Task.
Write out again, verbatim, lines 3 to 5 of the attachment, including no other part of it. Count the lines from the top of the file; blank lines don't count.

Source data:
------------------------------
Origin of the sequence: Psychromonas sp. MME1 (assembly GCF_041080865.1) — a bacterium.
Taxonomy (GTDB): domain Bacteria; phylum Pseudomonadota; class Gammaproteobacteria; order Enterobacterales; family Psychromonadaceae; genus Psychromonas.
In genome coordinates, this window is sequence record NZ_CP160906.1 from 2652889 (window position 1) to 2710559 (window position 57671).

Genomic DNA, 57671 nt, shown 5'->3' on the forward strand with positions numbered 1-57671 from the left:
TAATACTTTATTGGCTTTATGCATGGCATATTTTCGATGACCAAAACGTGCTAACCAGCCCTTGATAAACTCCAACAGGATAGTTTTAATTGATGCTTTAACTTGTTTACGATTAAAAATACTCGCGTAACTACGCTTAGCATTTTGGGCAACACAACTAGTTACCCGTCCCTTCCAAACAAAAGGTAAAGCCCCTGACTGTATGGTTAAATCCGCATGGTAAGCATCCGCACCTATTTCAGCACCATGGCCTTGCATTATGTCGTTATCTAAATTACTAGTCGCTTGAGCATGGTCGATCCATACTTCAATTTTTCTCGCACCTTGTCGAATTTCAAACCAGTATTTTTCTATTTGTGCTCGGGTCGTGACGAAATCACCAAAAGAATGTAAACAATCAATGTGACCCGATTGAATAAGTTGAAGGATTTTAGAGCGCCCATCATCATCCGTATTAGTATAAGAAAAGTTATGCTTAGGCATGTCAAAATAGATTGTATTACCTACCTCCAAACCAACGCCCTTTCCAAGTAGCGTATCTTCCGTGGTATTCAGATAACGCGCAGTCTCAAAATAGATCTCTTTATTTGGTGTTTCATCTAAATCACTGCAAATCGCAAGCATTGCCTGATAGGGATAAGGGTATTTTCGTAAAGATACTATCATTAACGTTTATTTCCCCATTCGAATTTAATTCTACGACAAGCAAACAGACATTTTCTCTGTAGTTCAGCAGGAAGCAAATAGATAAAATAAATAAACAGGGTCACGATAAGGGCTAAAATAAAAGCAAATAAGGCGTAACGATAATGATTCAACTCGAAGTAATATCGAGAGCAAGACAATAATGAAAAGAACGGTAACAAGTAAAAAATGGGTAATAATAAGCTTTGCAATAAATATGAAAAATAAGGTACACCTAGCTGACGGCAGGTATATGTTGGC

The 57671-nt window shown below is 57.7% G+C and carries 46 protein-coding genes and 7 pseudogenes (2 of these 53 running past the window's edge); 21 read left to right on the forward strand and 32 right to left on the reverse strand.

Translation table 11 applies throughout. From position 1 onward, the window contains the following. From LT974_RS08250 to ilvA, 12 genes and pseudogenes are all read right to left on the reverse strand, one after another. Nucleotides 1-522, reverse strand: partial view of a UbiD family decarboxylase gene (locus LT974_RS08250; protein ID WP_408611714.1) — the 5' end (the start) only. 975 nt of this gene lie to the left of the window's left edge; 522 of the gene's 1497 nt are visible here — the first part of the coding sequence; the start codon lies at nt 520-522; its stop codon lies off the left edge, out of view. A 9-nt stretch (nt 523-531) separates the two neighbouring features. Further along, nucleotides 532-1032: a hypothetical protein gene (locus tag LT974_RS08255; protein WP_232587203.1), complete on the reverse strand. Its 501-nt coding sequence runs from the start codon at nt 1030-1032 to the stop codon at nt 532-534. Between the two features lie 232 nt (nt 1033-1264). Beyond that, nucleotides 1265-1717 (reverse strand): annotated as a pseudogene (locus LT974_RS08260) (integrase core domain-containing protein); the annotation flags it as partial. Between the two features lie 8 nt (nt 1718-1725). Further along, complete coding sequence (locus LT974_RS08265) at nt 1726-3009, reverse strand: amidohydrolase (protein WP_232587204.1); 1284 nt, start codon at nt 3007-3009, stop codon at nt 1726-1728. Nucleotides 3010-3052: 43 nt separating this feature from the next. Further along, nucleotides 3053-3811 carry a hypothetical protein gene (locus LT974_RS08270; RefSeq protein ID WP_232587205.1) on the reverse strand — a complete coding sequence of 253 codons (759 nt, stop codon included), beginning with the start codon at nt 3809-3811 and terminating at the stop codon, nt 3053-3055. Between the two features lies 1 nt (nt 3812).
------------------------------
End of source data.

In genome coordinates, this window is sequence record NZ_CP160906.1 from 2652889 (window position 1) to 2710559 (window position 57671).

Genomic DNA, 57671 nt, shown 5'->3' on the forward strand with positions numbered 1-57671 from the left:
TAATACTTTATTGGCTTTATGCATGGCATATTTTCGATGACCAAAACGTGCTAACCAGCCCTTGATAAACTCCAACAGGATAGTTTTAATTGATGCTTTAACTTGTTTACGATTAAAAATACTCGCGTAACTACGCTTAGCATTTTGGGCAACACAACTAGTTACCCGTCCCTTCCAAACAAAAGGTAAAGCCCCTGACTGTATGGTTAAATCCGCATGGTAAGCATCCGCACCTATTTCAGCACCATGGCCTTGCATTATGTCGTTATCTAAATTACTAGTCGCTTGAGCATGGTCGATCCATACTTCAATTTTTCTCGCACCTTGTCGAATTTCAAACCAGTATTTTTCTATTTGTGCTCGGGTCGTGACGAAATCACCAAAAGAATGTAAACAATCAATGTGACCCGATTGAATAAGTTGAAGGATTTTAGAGCGCCCATCATCATCCGTATTAGTATAAGAAAAGTTATGCTTAGGCATGTCAAAATAGATTGTATTACCTACCTCCAAACCAACGCCCTTTCCAAGTAGCGTATCTTCCGTGGTATTCAGATAACGCGCAGTCTCAAAATAGATCTCTTTATTTGGTGTTTCATCTAAATCACTGCAAATCGCAAGCATTGCCTGATAGGGATAAGGGTATTTTCGTAAAGATACTATCATTAACGTTTATTTCCCCATTCGAATTTAATTCTACGACAAGCAAACAGACATTTTCTCTGTAGTTCAGCAGGAAGCAAATAGATAAAATAAATAAACAGGGTCACGATAAGGGCTAAAATAAAAGCAAATAAGGCGTAACGATAATGATTCAACTCGAAGTAATATCGAGAGCAAGACAATAATGAAAAGAACGGTAACAAGTAAAAAATGGGTAATAATAAGCTTTGCAATAAATATGAAAAATAAGGTACACCTAGCTGACGGCAGGTATATGTTGGC